Egyptian photographer Mohamed Al-Zaki was covering a protest on December 16 2011, near the ministers’ council in Cairo. The protest followed the nomination of Kamal Ganzouri as Egypt’s new Prime Minister but violence erupted when one of the protesters was arrested and beaten by the military.
Accused of taking pictures
“As soon as I heard there was a protest, I grabbed my camera and headed to the place to cover the event. When I got there, the atmosphere was very tense.
I was already filming when security forces started shooting rubber bullets and firing teargas to the crowd. All those around me dispersed and all of a sudden I was into the hands of agents from the Interior Ministry
“I’m a photojournalist” I explained to them. I showed them my press card and the accreditation I had got from the authorities. But it didn’t help. The security agents started beating me and hit me with their truncheons.
They were kicking me hard and I couldn’t figure out how many injuries and insults I was getting. Then, the agents took my camera and threw a substance that contained pepper. I could feel my face was very itchy and my eyes stingy. I couldn’t see anything and had no idea what was going on around me.
I thought I would be blind for life and I had no other option than to surrender.
I felt dreadful pain. My body was aching from top to bottom. I was struggling to stay upright but I was terrified that the agents were going to trample on me.
Ten minutes later, one of them shot at me eight bullets. Five them pierced my back, and three touched my head.
Tortured at the Interior Ministry
I got taken away. I had no idea who they were because I couldn’t see anything. I later found out that they put me in an army vehicle headed to the Interior Ministry.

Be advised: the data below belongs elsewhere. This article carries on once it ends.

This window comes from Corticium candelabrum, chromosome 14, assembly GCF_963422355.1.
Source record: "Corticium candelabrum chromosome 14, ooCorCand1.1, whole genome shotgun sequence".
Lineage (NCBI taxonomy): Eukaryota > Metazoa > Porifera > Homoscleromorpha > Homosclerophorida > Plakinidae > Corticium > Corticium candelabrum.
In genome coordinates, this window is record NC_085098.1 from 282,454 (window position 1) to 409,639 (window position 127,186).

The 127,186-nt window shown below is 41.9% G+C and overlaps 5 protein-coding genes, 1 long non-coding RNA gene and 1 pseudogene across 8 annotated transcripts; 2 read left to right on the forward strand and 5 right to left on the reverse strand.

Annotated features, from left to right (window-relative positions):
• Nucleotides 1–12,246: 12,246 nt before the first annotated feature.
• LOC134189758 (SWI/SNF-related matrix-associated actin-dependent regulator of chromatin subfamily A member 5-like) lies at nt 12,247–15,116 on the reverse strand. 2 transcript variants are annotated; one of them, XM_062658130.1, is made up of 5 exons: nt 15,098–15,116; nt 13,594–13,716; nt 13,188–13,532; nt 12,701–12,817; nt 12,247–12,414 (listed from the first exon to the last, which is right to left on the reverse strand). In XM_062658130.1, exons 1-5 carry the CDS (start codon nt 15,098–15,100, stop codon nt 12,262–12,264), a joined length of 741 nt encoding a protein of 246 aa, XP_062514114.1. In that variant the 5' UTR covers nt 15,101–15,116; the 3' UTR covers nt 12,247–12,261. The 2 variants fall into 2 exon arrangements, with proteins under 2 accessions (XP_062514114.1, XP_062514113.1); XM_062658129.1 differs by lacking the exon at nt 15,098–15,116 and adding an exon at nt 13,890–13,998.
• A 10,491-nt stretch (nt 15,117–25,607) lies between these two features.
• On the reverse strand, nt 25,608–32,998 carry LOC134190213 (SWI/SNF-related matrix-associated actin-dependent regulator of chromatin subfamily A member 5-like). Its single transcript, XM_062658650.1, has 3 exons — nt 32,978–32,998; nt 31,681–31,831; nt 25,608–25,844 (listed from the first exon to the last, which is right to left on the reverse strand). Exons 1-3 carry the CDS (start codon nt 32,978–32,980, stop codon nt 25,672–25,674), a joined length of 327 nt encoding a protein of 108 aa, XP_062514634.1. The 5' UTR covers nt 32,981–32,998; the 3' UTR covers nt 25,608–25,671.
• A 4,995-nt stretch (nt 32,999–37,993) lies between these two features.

Once there, I got transferred from an office to another, under a deluge of more kicks and insults.
Aware that I couldn’t see, the police inspector finally let me wash my eyes. But it took another hour and half before I could see again
I spent eight hours at the Interior Ministry and, I am not exaggerating when I say that they didn’t stop kicking and torturing me for six hours.
I am sure that they were cruel to me because I’m a journalist.
In the end, I was transferred to Abdin’s police station, near the Interior Ministry, where they forced me to sign their report on the incident under a lot of psychological pressuer and after multiple threats.
After I was forced to sign the document, they promised they would return the camera they had taken from me and said it was inside the Interior Ministry and I had to go back there to take it.
I went back to the ministry. A group of security officers gathered around me. I told them I came for my camera but they started searching me. They took everything I had – money, mobile phone, and even the mask I use to protect myself from teargas!
When they finished inspecting me, I left the ministry and was set free with the help of a few media organisations.
However, I decision didn’t include that I could get my camera back and it is still jailed at the Interior Ministry.
Interview compiled by AIsha Sid-Ahmed